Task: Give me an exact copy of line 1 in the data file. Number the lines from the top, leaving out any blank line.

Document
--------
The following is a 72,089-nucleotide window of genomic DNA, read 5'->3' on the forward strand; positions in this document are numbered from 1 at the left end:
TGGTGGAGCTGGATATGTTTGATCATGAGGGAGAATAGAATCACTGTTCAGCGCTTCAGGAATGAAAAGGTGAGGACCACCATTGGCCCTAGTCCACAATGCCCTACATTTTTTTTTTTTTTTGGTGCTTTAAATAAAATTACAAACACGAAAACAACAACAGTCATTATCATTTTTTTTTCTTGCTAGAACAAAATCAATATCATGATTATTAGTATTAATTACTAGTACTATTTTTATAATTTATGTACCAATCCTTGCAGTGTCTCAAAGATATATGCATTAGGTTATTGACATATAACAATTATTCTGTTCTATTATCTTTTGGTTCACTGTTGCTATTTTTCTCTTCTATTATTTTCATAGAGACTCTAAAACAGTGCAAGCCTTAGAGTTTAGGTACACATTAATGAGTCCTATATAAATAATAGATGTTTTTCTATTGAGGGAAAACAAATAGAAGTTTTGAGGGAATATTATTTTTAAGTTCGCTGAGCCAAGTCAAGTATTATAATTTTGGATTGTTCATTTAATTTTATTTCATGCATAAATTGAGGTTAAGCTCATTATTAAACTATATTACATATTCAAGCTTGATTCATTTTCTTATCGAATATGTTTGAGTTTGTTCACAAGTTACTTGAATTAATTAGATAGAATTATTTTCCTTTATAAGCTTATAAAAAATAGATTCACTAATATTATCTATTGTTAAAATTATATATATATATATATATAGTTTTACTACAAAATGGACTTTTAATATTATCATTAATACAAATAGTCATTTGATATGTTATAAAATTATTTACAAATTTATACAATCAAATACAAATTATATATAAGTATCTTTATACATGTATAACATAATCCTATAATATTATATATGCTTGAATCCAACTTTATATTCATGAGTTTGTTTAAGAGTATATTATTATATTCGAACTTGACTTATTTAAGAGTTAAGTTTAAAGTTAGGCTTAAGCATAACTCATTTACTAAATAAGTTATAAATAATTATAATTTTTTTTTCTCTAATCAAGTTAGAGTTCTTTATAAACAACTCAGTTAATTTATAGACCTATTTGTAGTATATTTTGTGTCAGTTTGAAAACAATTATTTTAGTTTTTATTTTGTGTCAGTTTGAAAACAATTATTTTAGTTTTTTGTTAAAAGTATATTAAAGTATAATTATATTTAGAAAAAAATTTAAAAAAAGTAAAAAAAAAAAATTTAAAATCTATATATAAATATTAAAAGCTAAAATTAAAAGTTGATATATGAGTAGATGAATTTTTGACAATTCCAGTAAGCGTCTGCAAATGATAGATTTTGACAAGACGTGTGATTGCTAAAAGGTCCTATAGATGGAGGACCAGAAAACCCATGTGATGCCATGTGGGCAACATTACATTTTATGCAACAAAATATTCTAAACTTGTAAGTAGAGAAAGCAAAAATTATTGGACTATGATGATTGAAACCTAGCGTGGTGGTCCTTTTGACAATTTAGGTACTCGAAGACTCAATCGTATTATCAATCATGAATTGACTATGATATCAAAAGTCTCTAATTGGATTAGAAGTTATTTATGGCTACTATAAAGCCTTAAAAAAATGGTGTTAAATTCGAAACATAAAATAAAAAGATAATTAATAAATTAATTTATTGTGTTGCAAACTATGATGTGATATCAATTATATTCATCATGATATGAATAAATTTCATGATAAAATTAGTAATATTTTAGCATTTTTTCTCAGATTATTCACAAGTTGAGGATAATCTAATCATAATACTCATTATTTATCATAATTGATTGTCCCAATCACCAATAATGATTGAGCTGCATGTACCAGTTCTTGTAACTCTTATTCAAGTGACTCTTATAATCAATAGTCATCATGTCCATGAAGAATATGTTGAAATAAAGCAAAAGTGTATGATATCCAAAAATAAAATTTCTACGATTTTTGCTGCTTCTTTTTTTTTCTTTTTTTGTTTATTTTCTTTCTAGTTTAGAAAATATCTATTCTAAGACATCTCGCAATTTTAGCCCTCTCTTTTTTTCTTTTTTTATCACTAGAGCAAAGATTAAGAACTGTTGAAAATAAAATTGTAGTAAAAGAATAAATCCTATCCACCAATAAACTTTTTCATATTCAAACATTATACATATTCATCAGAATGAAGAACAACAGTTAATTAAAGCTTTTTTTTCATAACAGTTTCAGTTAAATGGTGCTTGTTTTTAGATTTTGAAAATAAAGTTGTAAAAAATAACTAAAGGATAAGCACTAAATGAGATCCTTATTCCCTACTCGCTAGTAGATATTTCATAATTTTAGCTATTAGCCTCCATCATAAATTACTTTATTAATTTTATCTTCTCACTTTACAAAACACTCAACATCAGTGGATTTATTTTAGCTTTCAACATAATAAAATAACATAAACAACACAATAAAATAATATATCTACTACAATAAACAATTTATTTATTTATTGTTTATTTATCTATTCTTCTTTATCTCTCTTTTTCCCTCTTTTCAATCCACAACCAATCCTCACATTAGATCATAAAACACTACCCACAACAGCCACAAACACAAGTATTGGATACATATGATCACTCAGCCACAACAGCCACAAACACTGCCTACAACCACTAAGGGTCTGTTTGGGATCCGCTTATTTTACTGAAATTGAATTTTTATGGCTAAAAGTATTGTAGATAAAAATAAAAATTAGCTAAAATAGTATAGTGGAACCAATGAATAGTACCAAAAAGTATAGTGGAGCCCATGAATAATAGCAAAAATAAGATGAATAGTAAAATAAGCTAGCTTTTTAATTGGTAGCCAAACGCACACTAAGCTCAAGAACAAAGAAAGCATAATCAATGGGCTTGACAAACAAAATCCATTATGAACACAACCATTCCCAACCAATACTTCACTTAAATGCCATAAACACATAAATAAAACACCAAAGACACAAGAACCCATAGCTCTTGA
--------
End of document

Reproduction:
The following is a 72,089-nucleotide window of genomic DNA, read 5'->3' on the forward strand; positions in this document are numbered from 1 at the left end: